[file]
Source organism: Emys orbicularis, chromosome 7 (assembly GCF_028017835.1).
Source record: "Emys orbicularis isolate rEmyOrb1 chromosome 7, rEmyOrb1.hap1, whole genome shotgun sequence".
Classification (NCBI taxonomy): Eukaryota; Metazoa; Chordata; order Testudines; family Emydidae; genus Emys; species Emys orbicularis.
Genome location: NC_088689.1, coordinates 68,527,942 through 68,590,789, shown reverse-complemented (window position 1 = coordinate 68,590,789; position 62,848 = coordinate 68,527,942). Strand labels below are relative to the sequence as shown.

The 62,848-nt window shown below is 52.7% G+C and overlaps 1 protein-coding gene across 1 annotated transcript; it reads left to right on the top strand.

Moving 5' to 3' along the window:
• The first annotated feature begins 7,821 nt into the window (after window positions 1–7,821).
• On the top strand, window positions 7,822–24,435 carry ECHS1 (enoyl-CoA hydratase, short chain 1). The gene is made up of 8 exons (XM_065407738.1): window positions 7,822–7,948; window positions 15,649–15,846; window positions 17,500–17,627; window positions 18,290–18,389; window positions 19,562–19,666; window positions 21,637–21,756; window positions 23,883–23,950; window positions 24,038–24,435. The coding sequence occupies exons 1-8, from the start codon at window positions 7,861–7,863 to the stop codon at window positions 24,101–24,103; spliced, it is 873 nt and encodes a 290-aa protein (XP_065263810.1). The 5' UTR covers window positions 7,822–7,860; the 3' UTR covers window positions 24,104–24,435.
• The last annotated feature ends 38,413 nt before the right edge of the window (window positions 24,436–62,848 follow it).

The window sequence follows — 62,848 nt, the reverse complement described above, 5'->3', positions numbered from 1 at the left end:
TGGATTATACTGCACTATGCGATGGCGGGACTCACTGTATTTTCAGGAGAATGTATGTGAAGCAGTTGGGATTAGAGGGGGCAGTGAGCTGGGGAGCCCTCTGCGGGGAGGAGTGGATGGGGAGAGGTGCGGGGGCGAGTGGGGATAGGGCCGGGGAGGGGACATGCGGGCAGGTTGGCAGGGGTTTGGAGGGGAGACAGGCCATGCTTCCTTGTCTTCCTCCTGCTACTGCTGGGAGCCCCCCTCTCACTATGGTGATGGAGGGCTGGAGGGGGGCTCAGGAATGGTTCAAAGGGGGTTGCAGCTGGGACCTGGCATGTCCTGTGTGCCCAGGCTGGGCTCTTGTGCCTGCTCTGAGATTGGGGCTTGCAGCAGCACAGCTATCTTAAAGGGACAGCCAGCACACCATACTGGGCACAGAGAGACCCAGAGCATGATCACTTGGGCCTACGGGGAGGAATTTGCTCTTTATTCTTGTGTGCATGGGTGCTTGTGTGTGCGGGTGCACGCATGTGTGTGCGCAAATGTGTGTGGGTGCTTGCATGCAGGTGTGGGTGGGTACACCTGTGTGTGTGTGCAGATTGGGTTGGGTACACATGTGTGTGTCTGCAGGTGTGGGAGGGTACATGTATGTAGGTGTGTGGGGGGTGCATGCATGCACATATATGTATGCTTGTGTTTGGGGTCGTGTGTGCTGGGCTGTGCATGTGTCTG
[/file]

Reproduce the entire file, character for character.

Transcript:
Source organism: Emys orbicularis, chromosome 7 (assembly GCF_028017835.1).
Source record: "Emys orbicularis isolate rEmyOrb1 chromosome 7, rEmyOrb1.hap1, whole genome shotgun sequence".
Classification (NCBI taxonomy): Eukaryota; Metazoa; Chordata; order Testudines; family Emydidae; genus Emys; species Emys orbicularis.
Genome location: NC_088689.1, coordinates 68,527,942 through 68,590,789, shown reverse-complemented (window position 1 = coordinate 68,590,789; position 62,848 = coordinate 68,527,942). Strand labels below are relative to the sequence as shown.

The 62,848-nt window shown below is 52.7% G+C and overlaps 1 protein-coding gene across 1 annotated transcript; it reads left to right on the top strand.

Moving 5' to 3' along the window:
• The first annotated feature begins 7,821 nt into the window (after window positions 1–7,821).
• On the top strand, window positions 7,822–24,435 carry ECHS1 (enoyl-CoA hydratase, short chain 1). The gene is made up of 8 exons (XM_065407738.1): window positions 7,822–7,948; window positions 15,649–15,846; window positions 17,500–17,627; window positions 18,290–18,389; window positions 19,562–19,666; window positions 21,637–21,756; window positions 23,883–23,950; window positions 24,038–24,435. The coding sequence occupies exons 1-8, from the start codon at window positions 7,861–7,863 to the stop codon at window positions 24,101–24,103; spliced, it is 873 nt and encodes a 290-aa protein (XP_065263810.1). The 5' UTR covers window positions 7,822–7,860; the 3' UTR covers window positions 24,104–24,435.
• The last annotated feature ends 38,413 nt before the right edge of the window (window positions 24,436–62,848 follow it).

The window sequence follows — 62,848 nt, the reverse complement described above, 5'->3', positions numbered from 1 at the left end:
TGGATTATACTGCACTATGCGATGGCGGGACTCACTGTATTTTCAGGAGAATGTATGTGAAGCAGTTGGGATTAGAGGGGGCAGTGAGCTGGGGAGCCCTCTGCGGGGAGGAGTGGATGGGGAGAGGTGCGGGGGCGAGTGGGGATAGGGCCGGGGAGGGGACATGCGGGCAGGTTGGCAGGGGTTTGGAGGGGAGACAGGCCATGCTTCCTTGTCTTCCTCCTGCTACTGCTGGGAGCCCCCCTCTCACTATGGTGATGGAGGGCTGGAGGGGGGCTCAGGAATGGTTCAAAGGGGGTTGCAGCTGGGACCTGGCATGTCCTGTGTGCCCAGGCTGGGCTCTTGTGCCTGCTCTGAGATTGGGGCTTGCAGCAGCACAGCTATCTTAAAGGGACAGCCAGCACACCATACTGGGCACAGAGAGACCCAGAGCATGATCACTTGGGCCTACGGGGAGGAATTTGCTCTTTATTCTTGTGTGCATGGGTGCTTGTGTGTGCGGGTGCACGCATGTGTGTGCGCAAATGTGTGTGGGTGCTTGCATGCAGGTGTGGGTGGGTACACCTGTGTGTGTGTGCAGATTGGGTTGGGTACACATGTGTGTGTCTGCAGGTGTGGGAGGGTACATGTATGTAGGTGTGTGGGGGGTGCATGCATGCACATATATGTATGCTTGTGTTTGGGGTCGTGTGTGCTGGGCTGTGCATGTGTCTG